Some people would like you to think blogging as we know it is over.
They share the eye-popping numbers for Tumblr’s growth, for example: 355 million unique visitors per month, and 400 million pageviews per day. And it’s true that Twitter and Facebook have lead many people away from blogging.
But publishing content on a blog is superior to these platforms in many ways, like putting a human face on your brand, differentiating you from your competition and educating prospects and clients.
But I want to expand on seven areas that will prove essential in 2012.
Foundation for All Your Social Media Activities
Just because most of the conversation is moving off of the blogging platforms doesn’t mean that you should abandon ship. See, a blog allows you to create a base in which all of your work is anchored.
But you cannot fully explain yourself on Twitter. It would take me over 500 tweets to share just one of my Quick Sprout blogs with you!
A blog allows you to build a fuller picture of who you are. Most people will meet you through other places…but if they like what they read on Twitter, then they’ll follow you back to your blog and find out more about who you are.
You better have a lot of content to give them.
Build Your Brand As An Expert
Examples of tech bloggers who have used their blogs to build themselves as experts in their field are legion.
- Robert Scoble
- Brian Solis
- Jeremiah Owyang
- Pete Cashmore (Mashable)
- Michael Arrington (Tech Crunch)
- Megan McCarthy (ex-Wired, Valley Wag)
These guys and gals now command attention and lead a remarkable life influencing trends, creating breakthrough ideas and giving us some of the best information out there.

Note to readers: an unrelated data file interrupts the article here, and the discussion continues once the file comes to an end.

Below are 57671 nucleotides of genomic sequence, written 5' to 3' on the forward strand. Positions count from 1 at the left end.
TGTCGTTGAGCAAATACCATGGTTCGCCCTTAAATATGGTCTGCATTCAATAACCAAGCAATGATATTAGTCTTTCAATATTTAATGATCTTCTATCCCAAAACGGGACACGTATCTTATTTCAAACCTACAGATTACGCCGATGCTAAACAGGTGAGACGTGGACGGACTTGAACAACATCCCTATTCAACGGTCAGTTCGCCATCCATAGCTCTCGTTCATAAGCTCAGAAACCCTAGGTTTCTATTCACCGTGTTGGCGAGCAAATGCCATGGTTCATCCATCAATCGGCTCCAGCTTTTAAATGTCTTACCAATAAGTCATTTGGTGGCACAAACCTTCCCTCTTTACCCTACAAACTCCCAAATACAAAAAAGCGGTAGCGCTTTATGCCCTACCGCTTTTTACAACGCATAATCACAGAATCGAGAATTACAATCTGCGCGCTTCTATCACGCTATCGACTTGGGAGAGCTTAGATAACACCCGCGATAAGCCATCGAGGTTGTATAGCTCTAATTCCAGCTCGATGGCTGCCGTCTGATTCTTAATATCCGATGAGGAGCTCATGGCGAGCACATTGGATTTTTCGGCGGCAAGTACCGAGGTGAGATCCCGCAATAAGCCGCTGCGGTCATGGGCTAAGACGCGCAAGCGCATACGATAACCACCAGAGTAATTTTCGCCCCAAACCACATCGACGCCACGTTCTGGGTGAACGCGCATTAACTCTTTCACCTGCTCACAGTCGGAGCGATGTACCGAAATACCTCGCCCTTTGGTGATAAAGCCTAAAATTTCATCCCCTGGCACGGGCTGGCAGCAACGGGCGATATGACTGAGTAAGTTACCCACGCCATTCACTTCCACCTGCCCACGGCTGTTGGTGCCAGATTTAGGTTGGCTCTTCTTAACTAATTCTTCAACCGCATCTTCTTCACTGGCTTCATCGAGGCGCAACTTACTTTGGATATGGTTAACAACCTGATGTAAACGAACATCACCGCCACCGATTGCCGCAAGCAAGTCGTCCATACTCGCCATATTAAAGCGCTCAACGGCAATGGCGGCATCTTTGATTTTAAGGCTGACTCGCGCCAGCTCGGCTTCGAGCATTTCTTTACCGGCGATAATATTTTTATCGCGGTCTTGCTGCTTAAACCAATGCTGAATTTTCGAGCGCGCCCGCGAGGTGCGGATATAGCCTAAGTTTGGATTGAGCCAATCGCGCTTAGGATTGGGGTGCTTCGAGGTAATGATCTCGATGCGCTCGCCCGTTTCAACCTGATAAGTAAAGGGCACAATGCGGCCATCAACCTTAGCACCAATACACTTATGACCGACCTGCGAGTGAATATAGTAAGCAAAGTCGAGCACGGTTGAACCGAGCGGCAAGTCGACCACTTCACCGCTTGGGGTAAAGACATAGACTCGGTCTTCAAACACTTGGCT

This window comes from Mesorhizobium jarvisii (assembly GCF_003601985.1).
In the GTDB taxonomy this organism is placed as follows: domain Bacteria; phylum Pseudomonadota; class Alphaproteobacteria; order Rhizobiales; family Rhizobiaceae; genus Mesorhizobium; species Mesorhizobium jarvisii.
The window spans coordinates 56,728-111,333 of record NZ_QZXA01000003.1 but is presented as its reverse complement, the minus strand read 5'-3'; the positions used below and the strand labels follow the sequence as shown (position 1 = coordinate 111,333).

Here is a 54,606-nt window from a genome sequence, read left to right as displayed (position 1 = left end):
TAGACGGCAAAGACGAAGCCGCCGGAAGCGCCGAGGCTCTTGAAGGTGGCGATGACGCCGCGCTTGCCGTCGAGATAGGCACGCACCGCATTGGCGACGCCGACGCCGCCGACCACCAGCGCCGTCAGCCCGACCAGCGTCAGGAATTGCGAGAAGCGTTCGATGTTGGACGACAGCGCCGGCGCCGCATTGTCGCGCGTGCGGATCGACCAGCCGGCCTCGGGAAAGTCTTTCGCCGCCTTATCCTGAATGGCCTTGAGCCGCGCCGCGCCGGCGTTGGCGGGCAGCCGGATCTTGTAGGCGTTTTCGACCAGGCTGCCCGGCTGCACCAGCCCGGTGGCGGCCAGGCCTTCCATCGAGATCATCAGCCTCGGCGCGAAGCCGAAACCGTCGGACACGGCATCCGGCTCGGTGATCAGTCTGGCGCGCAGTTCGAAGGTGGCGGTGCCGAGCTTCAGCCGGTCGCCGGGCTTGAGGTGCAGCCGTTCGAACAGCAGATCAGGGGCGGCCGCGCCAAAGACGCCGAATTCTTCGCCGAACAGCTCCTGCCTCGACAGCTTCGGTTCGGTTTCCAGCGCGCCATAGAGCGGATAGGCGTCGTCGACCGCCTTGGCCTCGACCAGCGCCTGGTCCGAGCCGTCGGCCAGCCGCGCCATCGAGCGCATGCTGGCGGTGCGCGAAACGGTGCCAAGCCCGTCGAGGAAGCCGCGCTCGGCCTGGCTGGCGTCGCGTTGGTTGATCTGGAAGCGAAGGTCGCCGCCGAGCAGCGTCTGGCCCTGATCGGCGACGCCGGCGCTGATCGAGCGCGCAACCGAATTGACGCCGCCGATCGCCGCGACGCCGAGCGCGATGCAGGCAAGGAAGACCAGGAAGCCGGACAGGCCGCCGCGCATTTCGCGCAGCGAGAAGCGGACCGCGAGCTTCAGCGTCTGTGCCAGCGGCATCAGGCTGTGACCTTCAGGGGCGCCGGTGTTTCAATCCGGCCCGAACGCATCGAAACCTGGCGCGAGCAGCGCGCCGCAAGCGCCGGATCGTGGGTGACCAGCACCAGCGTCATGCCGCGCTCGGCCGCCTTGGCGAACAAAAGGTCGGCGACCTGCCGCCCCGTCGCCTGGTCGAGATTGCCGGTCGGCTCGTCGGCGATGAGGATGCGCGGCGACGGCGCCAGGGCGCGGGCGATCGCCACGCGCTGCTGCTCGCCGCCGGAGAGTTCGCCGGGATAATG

That last part is critical. These bloggers didn’t focus on themselves. They focused on publishing long-form, brilliant articles that put their talent and knowledge on display.
Being an expert is not talking about yourself. Do that and your efforts will backfire on you. In fact, as Dan Zarella explains, the more you talk about yourself the less people want to follow you.
So what should you talk about?
Before you even start writing, you first need to do intense research to find out what your audience needs. Where are the gaps that you can provide information? How can you avoid adding noise to the echo chamber and provide that amounts to a unique contribution to the web? What is it you love writing about? And is there any money in it?
Once you figure that out, you then need to clamp down and start writing. Here are 5 guides to help you:
- How to Grow Your Blog with the Rule of 10
- 5 Lessons Fortune 500 Companies Can Teach You about Blogging
- A Quick and Dirty Guide to Content Marketing
- How to Write SEO Friendly Blog Posts with These 13 Questions
- Neil Patel’s Guide to Blogging
People are skeptical. They are skeptical about strangers on the street and they are even more skeptical about strangers on the internet. A blog with consistent, truthful and helpful content will allow you to bridge that gap between distrust to trust.
How do you build trust? The more you can build these trust elements into your site the better:
- Clean and beautiful design
- Correct spelling and grammar
- Thorough about page
- High-quality photo of the author
- Signs of social sharing
- Links to trustworthy sources
- High-quality images and visuals
- Short, easy-to-read domain name
- Professional logo
- Solid, detailed content updated frequently
- Presence of community and conversation through comments
Back when blogging was the only game in town, it was easy to build trust in a short period of time. Now it could take you six months to a year to even get a few hundred faithful followers. To be frank, it could take even longer. But be patient and persevere because the time you invest will eventually outlast those who can’t hang and you will win the trust game.
Exercise Your Creativity
You might wonder why creativity is important in a world where business and hard-hitting metrics seem to dominate, but the answer is simple: in any competitive field it is the most creative who will succeed.
Look at the rise of the infographic. By employing the use of infographics GOOD magazine got put on the map. Many businesses noticed their success and followed suit.